Seymour also spoke about law and order, saying the approach of “saying if we’re kinder to criminals and we acknowledge that most people who commit crimes have not had a very good run in life, maybe if we’re a bit kinder they’ll start being kinder back” had failed.

On Māori issues, the Act leader said many people had a false understanding of the Treaty of Waitangi.

“When you have a belief that has grown up through the tribunal and the courts over the past 40 years that the Treaty requires, in the words of Dame Anne Salmond, a partnership between races rather than a compact that gives the same rights and duties or ngā tikanga katoa rite tahi to all people – if you start going down that track, it becomes very, very difficult to have serious discussions about, say, genetics, when you have to labour under the belief that there are actually two types of science.”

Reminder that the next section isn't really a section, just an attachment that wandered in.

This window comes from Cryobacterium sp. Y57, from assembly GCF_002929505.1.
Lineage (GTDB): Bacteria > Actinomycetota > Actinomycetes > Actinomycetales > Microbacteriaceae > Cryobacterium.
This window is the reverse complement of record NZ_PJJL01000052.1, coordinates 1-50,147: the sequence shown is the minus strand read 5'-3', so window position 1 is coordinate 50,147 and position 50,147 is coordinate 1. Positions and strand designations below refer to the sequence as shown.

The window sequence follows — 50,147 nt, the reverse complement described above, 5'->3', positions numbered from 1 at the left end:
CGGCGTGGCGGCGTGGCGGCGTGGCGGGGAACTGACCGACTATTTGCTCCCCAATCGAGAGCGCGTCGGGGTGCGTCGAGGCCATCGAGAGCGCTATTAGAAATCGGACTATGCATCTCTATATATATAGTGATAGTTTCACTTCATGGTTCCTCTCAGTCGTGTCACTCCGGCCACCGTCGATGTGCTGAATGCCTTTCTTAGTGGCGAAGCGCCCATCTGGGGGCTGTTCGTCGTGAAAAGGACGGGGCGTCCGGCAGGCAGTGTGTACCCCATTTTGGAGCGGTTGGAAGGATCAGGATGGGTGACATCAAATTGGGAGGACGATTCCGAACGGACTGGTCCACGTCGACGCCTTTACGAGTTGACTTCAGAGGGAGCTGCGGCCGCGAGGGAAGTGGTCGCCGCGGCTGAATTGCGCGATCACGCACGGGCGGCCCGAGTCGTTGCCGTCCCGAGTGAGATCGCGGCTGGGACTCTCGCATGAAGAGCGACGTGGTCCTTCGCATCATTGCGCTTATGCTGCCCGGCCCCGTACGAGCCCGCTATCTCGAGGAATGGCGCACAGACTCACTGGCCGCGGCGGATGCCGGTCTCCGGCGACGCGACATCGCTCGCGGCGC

Luxon, like Peters and Seymour before him, started his speech by criticising the Government. New Zealand is “totally, utterly, completely heading in the wrong direction” but it didn’t have to.

“If we are really honest with ourselves and take a step back, we’re not actually realising the potential that we have,” he said.

“We’re not solving the problems and the challenges that we’ve got. And we certainly are not maximising the opportunities that are in front of us.”

The former Air New Zealand CEO said the country needed a turnaround and he had “done a lot of turnaround jobs in my life”.

Next week’s fiscal update, he said, would show the “financial position in New Zealand is deteriorating very quickly”.

Luxon shared an anecdote, which he also used at the launch of the party’s tax announcement last week, about a boy who approached him after a recent speech to ask if National would pay for his braces. The child’s parents told Luxon their mortgage had moved from a 2.7 percent to a 6.7 percent rate and they were now down $700 a fortnight and couldn’t afford the braces.

“I thought to myself: Yep, I understand economics, I understand the dollars and the cents and we’ll manage that really well. But if you actually care about people, you actually have good economic management, otherwise you create the pain and suffering that we’re seeing emerging across the country.”

Luxon said National’s two big goals if in government after the election were to rein in inflation and grow the economy.